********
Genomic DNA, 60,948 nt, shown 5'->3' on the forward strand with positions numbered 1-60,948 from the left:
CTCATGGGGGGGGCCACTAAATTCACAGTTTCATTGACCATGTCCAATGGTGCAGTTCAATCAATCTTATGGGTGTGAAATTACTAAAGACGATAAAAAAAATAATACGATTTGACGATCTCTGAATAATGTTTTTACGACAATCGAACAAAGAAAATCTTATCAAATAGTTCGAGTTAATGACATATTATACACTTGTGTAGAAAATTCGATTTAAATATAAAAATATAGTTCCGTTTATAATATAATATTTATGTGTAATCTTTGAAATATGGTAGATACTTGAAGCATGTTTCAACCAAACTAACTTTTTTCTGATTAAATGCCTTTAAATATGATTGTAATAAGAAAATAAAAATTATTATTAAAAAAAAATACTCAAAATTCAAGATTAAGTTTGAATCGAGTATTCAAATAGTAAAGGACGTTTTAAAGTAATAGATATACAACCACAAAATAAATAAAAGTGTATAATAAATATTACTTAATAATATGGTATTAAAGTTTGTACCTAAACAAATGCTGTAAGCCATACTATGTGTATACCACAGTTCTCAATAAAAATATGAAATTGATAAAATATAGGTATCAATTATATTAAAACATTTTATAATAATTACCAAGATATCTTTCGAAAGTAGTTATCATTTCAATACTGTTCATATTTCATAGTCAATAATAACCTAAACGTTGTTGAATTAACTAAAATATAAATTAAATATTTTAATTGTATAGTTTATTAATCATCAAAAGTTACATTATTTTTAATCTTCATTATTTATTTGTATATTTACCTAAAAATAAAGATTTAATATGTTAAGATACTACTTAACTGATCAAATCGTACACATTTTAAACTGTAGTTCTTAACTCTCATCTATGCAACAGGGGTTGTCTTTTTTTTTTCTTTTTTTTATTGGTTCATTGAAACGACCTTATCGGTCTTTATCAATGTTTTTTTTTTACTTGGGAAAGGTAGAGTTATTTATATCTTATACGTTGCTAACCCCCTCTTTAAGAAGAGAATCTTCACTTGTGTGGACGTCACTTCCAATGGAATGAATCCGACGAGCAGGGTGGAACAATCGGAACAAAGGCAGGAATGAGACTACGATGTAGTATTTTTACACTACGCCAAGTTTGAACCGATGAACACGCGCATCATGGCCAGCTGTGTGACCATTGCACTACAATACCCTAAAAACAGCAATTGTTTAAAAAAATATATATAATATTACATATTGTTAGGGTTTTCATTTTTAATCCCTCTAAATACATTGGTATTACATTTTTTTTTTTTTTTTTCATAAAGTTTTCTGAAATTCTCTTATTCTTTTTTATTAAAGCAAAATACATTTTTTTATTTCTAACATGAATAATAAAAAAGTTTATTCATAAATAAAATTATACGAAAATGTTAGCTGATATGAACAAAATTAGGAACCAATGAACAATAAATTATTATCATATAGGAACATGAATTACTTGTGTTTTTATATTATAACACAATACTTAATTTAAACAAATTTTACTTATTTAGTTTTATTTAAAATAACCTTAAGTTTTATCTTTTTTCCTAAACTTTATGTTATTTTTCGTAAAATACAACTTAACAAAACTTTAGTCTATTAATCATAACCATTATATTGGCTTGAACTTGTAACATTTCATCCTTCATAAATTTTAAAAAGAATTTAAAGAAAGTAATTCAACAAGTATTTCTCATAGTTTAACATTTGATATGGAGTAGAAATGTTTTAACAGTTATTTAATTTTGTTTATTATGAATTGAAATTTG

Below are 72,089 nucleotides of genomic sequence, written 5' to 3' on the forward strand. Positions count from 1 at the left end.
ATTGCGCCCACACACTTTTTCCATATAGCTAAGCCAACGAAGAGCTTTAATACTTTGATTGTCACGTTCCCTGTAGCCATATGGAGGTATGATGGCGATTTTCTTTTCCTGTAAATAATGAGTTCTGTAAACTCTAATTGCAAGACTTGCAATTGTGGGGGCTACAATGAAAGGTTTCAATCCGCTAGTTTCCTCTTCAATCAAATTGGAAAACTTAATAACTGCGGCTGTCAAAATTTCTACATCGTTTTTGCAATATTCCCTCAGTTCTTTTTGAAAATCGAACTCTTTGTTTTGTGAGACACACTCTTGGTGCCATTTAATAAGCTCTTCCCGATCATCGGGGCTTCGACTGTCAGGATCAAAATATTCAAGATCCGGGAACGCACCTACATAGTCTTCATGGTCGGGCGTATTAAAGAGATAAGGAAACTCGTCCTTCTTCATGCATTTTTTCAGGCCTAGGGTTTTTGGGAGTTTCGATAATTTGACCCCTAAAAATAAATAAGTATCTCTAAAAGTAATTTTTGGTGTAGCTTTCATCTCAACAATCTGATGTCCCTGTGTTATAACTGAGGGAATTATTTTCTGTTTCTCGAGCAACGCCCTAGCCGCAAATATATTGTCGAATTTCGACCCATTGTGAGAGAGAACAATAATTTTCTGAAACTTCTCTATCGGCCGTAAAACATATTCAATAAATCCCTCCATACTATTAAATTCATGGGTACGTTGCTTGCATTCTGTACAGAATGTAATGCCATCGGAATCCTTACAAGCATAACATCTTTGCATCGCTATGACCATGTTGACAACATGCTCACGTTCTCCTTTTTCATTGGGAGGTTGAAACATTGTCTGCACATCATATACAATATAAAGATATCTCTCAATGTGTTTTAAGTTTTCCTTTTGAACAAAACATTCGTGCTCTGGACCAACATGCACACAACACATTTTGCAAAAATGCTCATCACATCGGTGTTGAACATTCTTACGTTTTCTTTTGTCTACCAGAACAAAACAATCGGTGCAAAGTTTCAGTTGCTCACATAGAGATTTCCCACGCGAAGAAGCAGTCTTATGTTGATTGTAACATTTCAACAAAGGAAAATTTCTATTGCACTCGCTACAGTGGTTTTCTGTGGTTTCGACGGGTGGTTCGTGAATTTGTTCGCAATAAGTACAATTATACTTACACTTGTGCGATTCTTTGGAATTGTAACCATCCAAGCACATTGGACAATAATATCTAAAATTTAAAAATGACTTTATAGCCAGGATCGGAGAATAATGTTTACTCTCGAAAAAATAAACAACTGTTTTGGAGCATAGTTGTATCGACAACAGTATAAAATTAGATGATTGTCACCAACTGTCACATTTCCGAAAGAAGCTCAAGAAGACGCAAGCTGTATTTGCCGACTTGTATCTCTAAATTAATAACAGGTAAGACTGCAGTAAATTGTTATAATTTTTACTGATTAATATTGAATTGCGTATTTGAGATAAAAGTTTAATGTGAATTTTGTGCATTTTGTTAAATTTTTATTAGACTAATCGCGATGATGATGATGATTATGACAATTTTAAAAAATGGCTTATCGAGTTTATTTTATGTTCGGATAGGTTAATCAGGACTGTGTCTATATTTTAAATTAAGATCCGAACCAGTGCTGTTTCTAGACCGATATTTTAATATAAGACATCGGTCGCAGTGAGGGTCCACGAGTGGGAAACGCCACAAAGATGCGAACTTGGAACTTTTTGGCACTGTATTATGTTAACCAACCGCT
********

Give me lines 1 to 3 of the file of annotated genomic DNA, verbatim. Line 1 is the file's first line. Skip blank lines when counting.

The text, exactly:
Genomic DNA, 60,948 nt, shown 5'->3' on the forward strand with positions numbered 1-60,948 from the left:
CTCATGGGGGGGGCCACTAAATTCACAGTTTCATTGACCATGTCCAATGGTGCAGTTCAATCAATCTTATGGGTGTGAAATTACTAAAGACGATAAAAAAAATAATACGATTTGACGATCTCTGAATAATGTTTTTACGACAATCGAACAAAGAAAATCTTATCAAATAGTTCGAGTTAATGACATATTATACACTTGTGTAGAAAATTCGATTTAAATATAAAAATATAGTTCCGTTTATAATATAATATTTATGTGTAATCTTTGAAATATGGTAGATACTTGAAGCATGTTTCAACCAAACTAACTTTTTTCTGATTAAATGCCTTTAAATATGATTGTAATAAGAAAATAAAAATTATTATTAAAAAAAAATACTCAAAATTCAAGATTAAGTTTGAATCGAGTATTCAAATAGTAAAGGACGTTTTAAAGTAATAGATATACAACCACAAAATAAATAAAAGTGTATAATAAATATTACTTAATAATATGGTATTAAAGTTTGTACCTAAACAAATGCTGTAAGCCATACTATGTGTATACCACAGTTCTCAATAAAAATATGAAATTGATAAAATATAGGTATCAATTATATTAAAACATTTTATAATAATTACCAAGATATCTTTCGAAAGTAGTTATCATTTCAATACTGTTCATATTTCATAGTCAATAATAACCTAAACGTTGTTGAATTAACTAAAATATAAATTAAATATTTTAATTGTATAGTTTATTAATCATCAAAAGTTACATTATTTTTAATCTTCATTATTTATTTGTATATTTACCTAAAAATAAAGATTTAATATGTTAAGATACTACTTAACTGATCAAATCGTACACATTTTAAACTGTAGTTCTTAACTCTCATCTATGCAACAGGGGTTGTCTTTTTTTTTTCTTTTTTTTATTGGTTCATTGAAACGACCTTATCGGTCTTTATCAATGTTTTTTTTTTACTTGGGAAAGGTAGAGTTATTTATATCTTATACGTTGCTAACCCCCTCTTTAAGAAGAGAATCTTCACTTGTGTGGACGTCACTTCCAATGGAATGAATCCGACGAGCAGGGTGGAACAATCGGAACAAAGGCAGGAATGAGACTACGATGTAGTATTTTTACACTACGCCAAGTTTGAACCGATGAACACGCGCATCATGGCCAGCTGTGTGACCATTGCACTACAATACCCTAAAAACAGCAATTGTTTAAAAAAATATATATAATATTACATATTGTTAGGGTTTTCATTTTTAATCCCTCTAAATACATTGGTATTACATTTTTTTTTTTTTTTTTCATAAAGTTTTCTGAAATTCTCTTATTCTTTTTTATTAAAGCAAAATACATTTTTTTATTTCTAACATGAATAATAAAAAAGTTTATTCATAAATAAAATTATACGAAAATGTTAGCTGATATGAACAAAATTAGGAACCAATGAACAATAAATTATTATCATATAGGAACATGAATTACTTGTGTTTTTATATTATAACACAATACTTAATTTAAACAAATTTTACTTATTTAGTTTTATTTAAAATAACCTTAAGTTTTATCTTTTTTCCTAAACTTTATGTTATTTTTCGTAAAATACAACTTAACAAAACTTTAGTCTATTAATCATAACCATTATATTGGCTTGAACTTGTAACATTTCATCCTTCATAAATTTTAAAAAGAATTTAAAGAAAGTAATTCAACAAGTATTTCTCATAGTTTAACATTTGATATGGAGTAGAAATGTTTTAACAGTTATTTAATTTTGTTTATTATGAATTGAAATTTG

Below are 72,089 nucleotides of genomic sequence, written 5' to 3' on the forward strand. Positions count from 1 at the left end.